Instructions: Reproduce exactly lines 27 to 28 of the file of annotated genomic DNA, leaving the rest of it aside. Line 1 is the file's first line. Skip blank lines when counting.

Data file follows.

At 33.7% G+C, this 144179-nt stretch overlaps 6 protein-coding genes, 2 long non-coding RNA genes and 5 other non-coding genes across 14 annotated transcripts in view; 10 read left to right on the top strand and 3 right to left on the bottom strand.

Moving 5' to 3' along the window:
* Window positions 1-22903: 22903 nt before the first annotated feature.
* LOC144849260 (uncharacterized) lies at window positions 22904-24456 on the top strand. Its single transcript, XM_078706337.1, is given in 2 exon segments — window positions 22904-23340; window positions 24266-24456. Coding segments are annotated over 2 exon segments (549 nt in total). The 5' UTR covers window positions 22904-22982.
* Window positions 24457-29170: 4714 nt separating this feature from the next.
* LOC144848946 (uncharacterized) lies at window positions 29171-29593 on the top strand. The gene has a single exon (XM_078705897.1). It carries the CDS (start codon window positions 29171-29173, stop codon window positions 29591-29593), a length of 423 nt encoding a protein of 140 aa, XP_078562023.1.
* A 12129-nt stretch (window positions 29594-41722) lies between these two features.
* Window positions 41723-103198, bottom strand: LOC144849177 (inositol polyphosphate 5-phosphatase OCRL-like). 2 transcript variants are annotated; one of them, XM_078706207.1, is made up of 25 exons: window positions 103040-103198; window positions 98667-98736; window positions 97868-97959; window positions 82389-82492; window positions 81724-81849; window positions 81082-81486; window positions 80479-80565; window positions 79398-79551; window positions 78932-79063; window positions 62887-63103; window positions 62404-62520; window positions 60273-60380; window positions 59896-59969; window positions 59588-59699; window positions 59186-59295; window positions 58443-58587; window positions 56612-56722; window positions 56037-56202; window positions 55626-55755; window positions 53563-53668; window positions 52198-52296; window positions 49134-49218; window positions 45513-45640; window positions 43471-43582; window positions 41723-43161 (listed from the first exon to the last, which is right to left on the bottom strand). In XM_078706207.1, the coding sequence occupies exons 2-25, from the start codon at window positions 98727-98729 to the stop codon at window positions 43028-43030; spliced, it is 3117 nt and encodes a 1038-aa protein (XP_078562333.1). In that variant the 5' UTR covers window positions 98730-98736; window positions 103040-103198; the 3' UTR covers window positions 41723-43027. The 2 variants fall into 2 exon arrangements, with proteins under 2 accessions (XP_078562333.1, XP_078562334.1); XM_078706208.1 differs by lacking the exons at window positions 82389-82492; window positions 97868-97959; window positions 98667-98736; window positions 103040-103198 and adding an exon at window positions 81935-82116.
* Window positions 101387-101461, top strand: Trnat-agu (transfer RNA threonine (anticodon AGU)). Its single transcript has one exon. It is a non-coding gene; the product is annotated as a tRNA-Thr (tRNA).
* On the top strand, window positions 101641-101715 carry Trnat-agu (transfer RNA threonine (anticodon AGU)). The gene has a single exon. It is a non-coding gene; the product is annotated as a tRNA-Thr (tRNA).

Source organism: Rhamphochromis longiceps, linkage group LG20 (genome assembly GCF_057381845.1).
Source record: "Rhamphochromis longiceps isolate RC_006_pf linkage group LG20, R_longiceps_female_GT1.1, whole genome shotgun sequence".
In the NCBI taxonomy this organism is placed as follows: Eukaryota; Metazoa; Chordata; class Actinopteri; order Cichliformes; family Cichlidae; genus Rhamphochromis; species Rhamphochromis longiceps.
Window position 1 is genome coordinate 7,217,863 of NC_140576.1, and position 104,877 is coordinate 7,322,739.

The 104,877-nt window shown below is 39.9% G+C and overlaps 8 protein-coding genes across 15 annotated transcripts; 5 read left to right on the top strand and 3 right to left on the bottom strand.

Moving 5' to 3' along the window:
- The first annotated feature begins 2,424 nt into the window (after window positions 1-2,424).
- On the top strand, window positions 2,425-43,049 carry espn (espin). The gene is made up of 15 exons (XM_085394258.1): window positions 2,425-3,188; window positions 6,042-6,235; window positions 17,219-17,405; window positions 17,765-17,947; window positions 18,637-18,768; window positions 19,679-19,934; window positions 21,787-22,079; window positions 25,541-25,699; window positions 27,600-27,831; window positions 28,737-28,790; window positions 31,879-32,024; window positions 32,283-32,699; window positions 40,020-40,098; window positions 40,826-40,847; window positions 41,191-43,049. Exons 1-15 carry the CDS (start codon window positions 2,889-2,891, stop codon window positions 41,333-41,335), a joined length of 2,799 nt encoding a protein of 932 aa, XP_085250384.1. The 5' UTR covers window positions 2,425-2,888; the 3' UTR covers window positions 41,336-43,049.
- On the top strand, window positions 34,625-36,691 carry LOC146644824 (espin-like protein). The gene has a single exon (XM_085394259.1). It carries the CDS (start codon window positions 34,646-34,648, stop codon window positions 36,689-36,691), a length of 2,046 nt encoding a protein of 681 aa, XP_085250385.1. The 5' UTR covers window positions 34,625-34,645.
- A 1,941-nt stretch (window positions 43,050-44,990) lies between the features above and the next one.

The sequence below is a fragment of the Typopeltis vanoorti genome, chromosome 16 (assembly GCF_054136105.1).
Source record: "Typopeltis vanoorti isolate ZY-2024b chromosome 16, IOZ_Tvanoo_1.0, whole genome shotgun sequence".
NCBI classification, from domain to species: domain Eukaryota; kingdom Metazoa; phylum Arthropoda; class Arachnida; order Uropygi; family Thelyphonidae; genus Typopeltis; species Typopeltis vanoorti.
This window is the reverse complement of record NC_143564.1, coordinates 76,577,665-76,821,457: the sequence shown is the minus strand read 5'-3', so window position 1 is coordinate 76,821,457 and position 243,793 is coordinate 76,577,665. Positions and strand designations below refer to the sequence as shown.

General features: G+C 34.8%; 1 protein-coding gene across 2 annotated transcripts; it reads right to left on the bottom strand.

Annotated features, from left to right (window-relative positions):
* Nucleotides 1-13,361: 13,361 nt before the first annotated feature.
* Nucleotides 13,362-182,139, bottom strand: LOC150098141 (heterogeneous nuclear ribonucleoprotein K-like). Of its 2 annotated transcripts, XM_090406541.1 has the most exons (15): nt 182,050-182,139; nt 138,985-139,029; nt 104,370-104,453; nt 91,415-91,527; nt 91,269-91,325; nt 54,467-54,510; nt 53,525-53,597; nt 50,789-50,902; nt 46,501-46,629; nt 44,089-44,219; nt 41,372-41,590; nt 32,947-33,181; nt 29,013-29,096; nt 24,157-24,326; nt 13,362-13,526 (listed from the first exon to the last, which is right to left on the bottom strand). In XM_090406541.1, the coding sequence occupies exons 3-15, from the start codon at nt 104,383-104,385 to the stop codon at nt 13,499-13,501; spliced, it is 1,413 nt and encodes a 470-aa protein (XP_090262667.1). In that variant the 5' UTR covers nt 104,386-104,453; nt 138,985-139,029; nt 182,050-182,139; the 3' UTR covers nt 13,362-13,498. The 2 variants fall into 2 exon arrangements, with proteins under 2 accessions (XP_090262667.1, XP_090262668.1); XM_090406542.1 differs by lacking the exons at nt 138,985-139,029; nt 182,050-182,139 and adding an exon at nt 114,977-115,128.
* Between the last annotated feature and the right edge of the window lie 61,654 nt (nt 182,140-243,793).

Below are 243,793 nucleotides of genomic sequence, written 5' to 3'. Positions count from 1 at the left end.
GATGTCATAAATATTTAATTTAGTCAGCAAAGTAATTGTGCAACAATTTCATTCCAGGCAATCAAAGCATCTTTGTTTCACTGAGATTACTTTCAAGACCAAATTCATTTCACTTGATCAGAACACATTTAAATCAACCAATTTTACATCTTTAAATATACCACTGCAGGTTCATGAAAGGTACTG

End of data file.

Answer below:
* Nucleotides 1-13,361: 13,361 nt before the first annotated feature.
* Nucleotides 13,362-182,139, bottom strand: LOC150098141 (heterogeneous nuclear ribonucleoprotein K-like). Of its 2 annotated transcripts, XM_090406541.1 has the most exons (15): nt 182,050-182,139; nt 138,985-139,029; nt 104,370-104,453; nt 91,415-91,527; nt 91,269-91,325; nt 54,467-54,510; nt 53,525-53,597; nt 50,789-50,902; nt 46,501-46,629; nt 44,089-44,219; nt 41,372-41,590; nt 32,947-33,181; nt 29,013-29,096; nt 24,157-24,326; nt 13,362-13,526 (listed from the first exon to the last, which is right to left on the bottom strand). In XM_090406541.1, the coding sequence occupies exons 3-15, from the start codon at nt 104,383-104,385 to the stop codon at nt 13,499-13,501; spliced, it is 1,413 nt and encodes a 470-aa protein (XP_090262667.1). In that variant the 5' UTR covers nt 104,386-104,453; nt 138,985-139,029; nt 182,050-182,139; the 3' UTR covers nt 13,362-13,498. The 2 variants fall into 2 exon arrangements, with proteins under 2 accessions (XP_090262667.1, XP_090262668.1); XM_090406542.1 differs by lacking the exons at nt 138,985-139,029; nt 182,050-182,139 and adding an exon at nt 114,977-115,128.